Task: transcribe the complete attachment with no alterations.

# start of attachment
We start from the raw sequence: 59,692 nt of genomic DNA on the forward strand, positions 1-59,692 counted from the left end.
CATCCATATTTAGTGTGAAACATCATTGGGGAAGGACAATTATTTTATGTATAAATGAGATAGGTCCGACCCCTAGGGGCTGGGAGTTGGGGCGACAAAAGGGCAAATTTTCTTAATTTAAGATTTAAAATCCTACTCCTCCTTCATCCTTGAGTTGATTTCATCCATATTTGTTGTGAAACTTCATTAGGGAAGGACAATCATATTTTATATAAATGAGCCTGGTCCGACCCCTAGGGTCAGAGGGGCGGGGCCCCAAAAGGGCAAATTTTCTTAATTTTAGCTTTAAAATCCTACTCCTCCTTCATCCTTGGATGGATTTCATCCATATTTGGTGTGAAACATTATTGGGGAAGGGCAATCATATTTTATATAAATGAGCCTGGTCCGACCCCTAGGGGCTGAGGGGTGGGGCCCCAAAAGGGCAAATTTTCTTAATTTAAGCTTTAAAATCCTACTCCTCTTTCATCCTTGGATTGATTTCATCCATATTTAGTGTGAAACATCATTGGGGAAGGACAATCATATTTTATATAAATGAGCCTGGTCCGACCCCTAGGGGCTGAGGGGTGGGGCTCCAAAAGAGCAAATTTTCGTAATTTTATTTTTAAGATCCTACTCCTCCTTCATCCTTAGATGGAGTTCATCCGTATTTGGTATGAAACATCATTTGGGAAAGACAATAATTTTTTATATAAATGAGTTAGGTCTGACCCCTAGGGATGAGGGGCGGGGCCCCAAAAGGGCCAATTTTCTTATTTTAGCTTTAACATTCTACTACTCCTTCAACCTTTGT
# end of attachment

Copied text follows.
We start from the raw sequence: 59,692 nt of genomic DNA on the forward strand, positions 1-59,692 counted from the left end.
CATCCATATTTAGTGTGAAACATCATTGGGGAAGGACAATTATTTTATGTATAAATGAGATAGGTCCGACCCCTAGGGGCTGGGAGTTGGGGCGACAAAAGGGCAAATTTTCTTAATTTAAGATTTAAAATCCTACTCCTCCTTCATCCTTGAGTTGATTTCATCCATATTTGTTGTGAAACTTCATTAGGGAAGGACAATCATATTTTATATAAATGAGCCTGGTCCGACCCCTAGGGTCAGAGGGGCGGGGCCCCAAAAGGGCAAATTTTCTTAATTTTAGCTTTAAAATCCTACTCCTCCTTCATCCTTGGATGGATTTCATCCATATTTGGTGTGAAACATTATTGGGGAAGGGCAATCATATTTTATATAAATGAGCCTGGTCCGACCCCTAGGGGCTGAGGGGTGGGGCCCCAAAAGGGCAAATTTTCTTAATTTAAGCTTTAAAATCCTACTCCTCTTTCATCCTTGGATTGATTTCATCCATATTTAGTGTGAAACATCATTGGGGAAGGACAATCATATTTTATATAAATGAGCCTGGTCCGACCCCTAGGGGCTGAGGGGTGGGGCTCCAAAAGAGCAAATTTTCGTAATTTTATTTTTAAGATCCTACTCCTCCTTCATCCTTAGATGGAGTTCATCCGTATTTGGTATGAAACATCATTTGGGAAAGACAATAATTTTTTATATAAATGAGTTAGGTCTGACCCCTAGGGATGAGGGGCGGGGCCCCAAAAGGGCCAATTTTCTTATTTTAGCTTTAACATTCTACTACTCCTTCAACCTTTGT